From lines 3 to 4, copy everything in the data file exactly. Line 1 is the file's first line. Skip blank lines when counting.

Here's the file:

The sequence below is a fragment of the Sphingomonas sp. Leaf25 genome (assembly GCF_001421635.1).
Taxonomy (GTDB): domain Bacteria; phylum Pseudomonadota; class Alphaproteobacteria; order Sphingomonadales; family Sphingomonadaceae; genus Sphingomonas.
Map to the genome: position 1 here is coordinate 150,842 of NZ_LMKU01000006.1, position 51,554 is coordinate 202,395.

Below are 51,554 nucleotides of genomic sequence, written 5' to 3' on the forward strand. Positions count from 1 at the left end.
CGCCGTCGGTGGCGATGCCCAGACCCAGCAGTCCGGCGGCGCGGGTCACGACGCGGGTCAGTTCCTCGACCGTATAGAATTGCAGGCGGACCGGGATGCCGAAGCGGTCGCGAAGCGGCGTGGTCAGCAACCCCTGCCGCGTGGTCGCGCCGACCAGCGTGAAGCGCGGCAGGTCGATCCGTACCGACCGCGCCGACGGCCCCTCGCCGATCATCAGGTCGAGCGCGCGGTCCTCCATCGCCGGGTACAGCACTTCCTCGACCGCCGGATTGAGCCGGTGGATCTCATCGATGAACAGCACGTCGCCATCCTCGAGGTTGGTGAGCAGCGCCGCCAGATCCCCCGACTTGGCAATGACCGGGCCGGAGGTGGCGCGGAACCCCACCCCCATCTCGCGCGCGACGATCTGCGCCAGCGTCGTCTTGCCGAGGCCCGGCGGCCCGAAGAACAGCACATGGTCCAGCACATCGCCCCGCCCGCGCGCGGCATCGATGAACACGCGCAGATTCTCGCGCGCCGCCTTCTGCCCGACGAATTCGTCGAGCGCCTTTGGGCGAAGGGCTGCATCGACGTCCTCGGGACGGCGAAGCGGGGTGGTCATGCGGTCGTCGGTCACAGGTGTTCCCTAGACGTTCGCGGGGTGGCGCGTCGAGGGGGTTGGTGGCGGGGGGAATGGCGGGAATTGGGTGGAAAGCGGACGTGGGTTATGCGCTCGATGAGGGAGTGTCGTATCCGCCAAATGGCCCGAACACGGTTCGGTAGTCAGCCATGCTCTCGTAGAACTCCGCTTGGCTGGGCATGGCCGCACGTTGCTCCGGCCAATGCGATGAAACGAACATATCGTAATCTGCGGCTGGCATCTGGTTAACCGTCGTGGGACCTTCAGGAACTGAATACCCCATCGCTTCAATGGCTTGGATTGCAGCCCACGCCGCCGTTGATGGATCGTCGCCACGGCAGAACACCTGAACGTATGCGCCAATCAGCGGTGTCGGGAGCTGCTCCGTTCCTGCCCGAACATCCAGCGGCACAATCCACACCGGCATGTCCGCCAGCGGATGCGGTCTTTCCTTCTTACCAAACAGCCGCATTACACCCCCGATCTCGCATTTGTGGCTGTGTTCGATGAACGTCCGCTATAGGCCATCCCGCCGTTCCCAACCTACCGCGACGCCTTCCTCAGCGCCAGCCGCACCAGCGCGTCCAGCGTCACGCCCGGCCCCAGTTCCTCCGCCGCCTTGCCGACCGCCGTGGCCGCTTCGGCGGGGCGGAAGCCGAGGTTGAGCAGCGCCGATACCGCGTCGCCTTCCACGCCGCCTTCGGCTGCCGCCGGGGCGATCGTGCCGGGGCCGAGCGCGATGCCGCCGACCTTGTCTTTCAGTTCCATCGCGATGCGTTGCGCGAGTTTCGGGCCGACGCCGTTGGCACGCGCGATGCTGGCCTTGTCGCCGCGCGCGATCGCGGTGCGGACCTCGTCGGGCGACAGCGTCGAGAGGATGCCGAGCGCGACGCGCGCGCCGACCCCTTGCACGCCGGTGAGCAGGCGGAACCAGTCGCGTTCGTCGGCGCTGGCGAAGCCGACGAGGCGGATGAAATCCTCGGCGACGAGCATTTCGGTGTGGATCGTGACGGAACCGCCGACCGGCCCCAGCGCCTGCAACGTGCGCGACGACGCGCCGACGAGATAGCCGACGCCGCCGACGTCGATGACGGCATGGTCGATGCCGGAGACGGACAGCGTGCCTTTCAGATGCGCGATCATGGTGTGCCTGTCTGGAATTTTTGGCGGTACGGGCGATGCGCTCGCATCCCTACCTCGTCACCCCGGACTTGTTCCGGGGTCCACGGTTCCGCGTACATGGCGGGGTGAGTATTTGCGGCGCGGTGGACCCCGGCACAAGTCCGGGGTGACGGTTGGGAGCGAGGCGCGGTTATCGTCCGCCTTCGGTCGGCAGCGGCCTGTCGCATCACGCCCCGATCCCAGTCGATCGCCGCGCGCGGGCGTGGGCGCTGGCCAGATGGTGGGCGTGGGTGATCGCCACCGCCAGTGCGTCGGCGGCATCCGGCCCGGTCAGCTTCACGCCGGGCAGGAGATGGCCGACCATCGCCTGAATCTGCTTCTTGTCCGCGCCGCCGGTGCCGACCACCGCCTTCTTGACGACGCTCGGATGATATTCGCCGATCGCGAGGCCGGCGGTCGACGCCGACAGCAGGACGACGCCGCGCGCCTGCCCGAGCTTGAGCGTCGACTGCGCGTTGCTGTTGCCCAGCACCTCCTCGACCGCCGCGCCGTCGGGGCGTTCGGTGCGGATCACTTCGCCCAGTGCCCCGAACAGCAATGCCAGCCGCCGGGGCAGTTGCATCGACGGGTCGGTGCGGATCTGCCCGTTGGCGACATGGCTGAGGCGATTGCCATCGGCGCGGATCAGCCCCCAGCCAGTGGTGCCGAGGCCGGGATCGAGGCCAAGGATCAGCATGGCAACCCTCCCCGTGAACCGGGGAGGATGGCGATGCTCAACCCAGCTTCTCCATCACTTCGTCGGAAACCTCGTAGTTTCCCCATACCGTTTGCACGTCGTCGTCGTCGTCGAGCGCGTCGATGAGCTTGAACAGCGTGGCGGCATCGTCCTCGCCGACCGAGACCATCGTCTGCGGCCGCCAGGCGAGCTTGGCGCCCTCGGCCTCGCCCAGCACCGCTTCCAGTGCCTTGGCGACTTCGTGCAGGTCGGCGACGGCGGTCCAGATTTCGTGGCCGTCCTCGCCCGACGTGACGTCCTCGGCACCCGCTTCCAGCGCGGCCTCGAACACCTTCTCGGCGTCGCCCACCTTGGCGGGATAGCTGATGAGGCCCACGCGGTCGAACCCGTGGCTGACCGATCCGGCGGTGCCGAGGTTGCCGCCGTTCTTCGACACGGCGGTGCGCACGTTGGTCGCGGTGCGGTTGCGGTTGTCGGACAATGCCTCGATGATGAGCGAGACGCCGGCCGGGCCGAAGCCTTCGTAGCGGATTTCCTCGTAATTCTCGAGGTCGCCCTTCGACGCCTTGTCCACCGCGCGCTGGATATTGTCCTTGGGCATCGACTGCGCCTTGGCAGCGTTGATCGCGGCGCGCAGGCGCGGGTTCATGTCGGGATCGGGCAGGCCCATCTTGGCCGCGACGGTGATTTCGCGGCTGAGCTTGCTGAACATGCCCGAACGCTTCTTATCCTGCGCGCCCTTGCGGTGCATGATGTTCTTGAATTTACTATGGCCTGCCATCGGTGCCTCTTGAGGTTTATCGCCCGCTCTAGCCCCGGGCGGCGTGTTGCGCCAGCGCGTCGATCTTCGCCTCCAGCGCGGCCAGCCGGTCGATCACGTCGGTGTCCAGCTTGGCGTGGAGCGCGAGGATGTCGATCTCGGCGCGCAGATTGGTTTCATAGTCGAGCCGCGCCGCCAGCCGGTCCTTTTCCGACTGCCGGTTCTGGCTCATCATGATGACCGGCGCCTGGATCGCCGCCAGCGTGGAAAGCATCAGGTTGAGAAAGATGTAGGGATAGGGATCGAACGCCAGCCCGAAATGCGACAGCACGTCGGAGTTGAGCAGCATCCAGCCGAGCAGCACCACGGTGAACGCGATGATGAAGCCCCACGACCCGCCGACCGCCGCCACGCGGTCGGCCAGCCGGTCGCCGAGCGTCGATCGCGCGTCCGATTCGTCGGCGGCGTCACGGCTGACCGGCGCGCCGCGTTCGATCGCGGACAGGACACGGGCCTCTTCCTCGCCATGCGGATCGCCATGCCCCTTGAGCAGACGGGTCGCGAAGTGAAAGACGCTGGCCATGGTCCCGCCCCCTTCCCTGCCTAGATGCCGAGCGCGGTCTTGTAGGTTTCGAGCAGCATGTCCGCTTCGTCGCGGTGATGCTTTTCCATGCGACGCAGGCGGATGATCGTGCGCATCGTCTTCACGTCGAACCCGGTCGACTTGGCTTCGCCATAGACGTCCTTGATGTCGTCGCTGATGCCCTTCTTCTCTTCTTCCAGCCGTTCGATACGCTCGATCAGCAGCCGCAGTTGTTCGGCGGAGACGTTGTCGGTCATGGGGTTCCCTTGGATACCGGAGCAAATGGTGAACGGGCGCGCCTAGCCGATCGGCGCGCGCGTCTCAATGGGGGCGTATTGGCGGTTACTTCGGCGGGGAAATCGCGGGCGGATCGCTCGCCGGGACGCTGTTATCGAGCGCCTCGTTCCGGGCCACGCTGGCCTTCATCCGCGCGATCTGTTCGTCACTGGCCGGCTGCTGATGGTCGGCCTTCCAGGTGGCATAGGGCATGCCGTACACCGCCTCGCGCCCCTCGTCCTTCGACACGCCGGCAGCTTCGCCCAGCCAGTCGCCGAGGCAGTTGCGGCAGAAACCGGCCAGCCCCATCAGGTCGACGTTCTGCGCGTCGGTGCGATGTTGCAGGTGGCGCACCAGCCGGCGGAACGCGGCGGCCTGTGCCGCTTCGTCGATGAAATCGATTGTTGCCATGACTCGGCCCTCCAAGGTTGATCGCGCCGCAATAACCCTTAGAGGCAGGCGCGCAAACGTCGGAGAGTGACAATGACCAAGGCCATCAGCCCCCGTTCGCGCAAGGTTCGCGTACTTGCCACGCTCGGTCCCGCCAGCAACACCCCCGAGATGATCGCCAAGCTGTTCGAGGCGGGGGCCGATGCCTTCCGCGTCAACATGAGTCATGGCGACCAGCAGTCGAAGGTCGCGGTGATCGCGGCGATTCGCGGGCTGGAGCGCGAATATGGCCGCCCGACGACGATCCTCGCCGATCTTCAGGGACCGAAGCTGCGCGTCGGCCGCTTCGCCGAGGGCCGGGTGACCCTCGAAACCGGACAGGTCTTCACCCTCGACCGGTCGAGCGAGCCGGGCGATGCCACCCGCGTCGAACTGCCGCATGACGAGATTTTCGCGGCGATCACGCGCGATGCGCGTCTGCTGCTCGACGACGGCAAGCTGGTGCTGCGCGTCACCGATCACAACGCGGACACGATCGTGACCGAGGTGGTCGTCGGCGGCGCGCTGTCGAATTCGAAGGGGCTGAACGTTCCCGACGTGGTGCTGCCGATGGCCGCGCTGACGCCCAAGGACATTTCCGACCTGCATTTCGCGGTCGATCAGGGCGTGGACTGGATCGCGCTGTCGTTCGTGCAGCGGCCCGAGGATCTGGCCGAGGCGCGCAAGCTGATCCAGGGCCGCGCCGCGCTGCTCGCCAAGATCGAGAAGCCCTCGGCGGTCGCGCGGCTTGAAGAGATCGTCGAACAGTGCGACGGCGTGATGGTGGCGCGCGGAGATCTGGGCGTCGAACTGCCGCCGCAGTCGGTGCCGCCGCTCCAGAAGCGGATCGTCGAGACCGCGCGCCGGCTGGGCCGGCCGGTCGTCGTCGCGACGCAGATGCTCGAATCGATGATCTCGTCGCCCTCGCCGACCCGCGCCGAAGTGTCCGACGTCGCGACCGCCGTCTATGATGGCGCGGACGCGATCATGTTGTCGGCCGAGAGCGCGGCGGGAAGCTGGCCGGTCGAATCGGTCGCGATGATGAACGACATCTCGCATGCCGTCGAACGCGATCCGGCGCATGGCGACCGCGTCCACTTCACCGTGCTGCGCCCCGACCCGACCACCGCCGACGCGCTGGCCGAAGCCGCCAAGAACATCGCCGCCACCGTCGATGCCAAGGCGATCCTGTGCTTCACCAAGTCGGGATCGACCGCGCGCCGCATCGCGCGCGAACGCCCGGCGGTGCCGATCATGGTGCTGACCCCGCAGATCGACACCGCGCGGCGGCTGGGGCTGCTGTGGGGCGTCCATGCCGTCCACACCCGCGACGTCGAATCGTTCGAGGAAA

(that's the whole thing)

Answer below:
Map to the genome: position 1 here is coordinate 150,842 of NZ_LMKU01000006.1, position 51,554 is coordinate 202,395.

Below are 51,554 nucleotides of genomic sequence, written 5' to 3' on the forward strand. Positions count from 1 at the left end.